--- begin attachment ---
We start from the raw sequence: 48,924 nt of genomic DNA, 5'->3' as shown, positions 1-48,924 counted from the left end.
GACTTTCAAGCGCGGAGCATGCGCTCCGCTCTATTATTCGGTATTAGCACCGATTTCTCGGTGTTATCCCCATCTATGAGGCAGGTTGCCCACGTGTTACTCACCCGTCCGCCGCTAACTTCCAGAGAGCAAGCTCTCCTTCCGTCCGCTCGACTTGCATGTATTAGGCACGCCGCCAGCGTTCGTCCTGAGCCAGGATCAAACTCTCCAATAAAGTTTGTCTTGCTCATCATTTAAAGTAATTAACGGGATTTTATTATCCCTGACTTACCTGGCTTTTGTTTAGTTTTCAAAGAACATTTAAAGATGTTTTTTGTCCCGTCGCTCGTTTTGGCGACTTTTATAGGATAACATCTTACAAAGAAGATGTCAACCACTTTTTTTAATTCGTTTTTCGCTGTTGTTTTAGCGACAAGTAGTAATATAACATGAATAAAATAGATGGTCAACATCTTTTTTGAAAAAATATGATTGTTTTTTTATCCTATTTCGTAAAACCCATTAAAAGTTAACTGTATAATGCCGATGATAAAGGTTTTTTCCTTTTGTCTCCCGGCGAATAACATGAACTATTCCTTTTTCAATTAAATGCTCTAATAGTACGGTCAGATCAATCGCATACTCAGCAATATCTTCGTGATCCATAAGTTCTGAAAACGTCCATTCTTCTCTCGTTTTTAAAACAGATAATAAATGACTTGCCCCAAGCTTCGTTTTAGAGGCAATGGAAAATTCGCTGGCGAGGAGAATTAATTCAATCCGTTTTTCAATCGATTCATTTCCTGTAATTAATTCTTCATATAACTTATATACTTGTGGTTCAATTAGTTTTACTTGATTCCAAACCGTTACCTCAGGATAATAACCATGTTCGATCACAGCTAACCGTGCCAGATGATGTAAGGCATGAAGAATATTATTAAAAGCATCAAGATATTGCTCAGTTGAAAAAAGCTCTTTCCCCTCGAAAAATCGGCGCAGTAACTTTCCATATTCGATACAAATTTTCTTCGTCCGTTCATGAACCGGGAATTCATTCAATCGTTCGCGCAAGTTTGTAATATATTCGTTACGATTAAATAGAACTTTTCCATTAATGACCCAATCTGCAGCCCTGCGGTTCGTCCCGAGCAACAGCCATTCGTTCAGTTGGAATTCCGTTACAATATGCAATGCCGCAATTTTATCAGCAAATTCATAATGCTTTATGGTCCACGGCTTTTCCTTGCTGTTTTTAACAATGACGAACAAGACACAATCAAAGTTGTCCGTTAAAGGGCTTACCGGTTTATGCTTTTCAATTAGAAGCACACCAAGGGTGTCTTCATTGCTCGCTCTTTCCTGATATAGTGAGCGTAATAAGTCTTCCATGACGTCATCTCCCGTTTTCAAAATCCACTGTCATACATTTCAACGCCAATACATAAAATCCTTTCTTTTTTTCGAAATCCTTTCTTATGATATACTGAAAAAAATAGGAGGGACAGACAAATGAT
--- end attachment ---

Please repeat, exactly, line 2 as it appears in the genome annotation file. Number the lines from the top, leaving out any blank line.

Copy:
GACTTTCAAGCGCGGAGCATGCGCTCCGCTCTATTATTCGGTATTAGCACCGATTTCTCGGTGTTATCCCCATCTATGAGGCAGGTTGCCCACGTGTTACTCACCCGTCCGCCGCTAACTTCCAGAGAGCAAGCTCTCCTTCCGTCCGCTCGACTTGCATGTATTAGGCACGCCGCCAGCGTTCGTCCTGAGCCAGGATCAAACTCTCCAATAAAGTTTGTCTTGCTCATCATTTAAAGTAATTAACGGGATTTTATTATCCCTGACTTACCTGGCTTTTGTTTAGTTTTCAAAGAACATTTAAAGATGTTTTTTGTCCCGTCGCTCGTTTTGGCGACTTTTATAGGATAACATCTTACAAAGAAGATGTCAACCACTTTTTTTAATTCGTTTTTCGCTGTTGTTTTAGCGACAAGTAGTAATATAACATGAATAAAATAGATGGTCAACATCTTTTTTGAAAAAATATGATTGTTTTTTTATCCTATTTCGTAAAACCCATTAAAAGTTAACTGTATAATGCCGATGATAAAGGTTTTTTCCTTTTGTCTCCCGGCGAATAACATGAACTATTCCTTTTTCAATTAAATGCTCTAATAGTACGGTCAGATCAATCGCATACTCAGCAATATCTTCGTGATCCATAAGTTCTGAAAACGTCCATTCTTCTCTCGTTTTTAAAACAGATAATAAATGACTTGCCCCAAGCTTCGTTTTAGAGGCAATGGAAAATTCGCTGGCGAGGAGAATTAATTCAATCCGTTTTTCAATCGATTCATTTCCTGTAATTAATTCTTCATATAACTTATATACTTGTGGTTCAATTAGTTTTACTTGATTCCAAACCGTTACCTCAGGATAATAACCATGTTCGATCACAGCTAACCGTGCCAGATGATGTAAGGCATGAAGAATATTATTAAAAGCATCAAGATATTGCTCAGTTGAAAAAAGCTCTTTCCCCTCGAAAAATCGGCGCAGTAACTTTCCATATTCGATACAAATTTTCTTCGTCCGTTCATGAACCGGGAATTCATTCAATCGTTCGCGCAAGTTTGTAATATATTCGTTACGATTAAATAGAACTTTTCCATTAATGACCCAATCTGCAGCCCTGCGGTTCGTCCCGAGCAACAGCCATTCGTTCAGTTGGAATTCCGTTACAATATGCAATGCCGCAATTTTATCAGCAAATTCATAATGCTTTATGGTCCACGGCTTTTCCTTGCTGTTTTTAACAATGACGAACAAGACACAATCAAAGTTGTCCGTTAAAGGGCTTACCGGTTTATGCTTTTCAATTAGAAGCACACCAAGGGTGTCTTCATTGCTCGCTCTTTCCTGATATAGTGAGCGTAATAAGTCTTCCATGACGTCATCTCCCGTTTTCAAAATCCACTGTCATACATTTCAACGCCAATACATAAAATCCTTTCTTTTTTTCGAAATCCTTTCTTATGATATACTGAAAAAAATAGGAGGGACAGACAAATGAT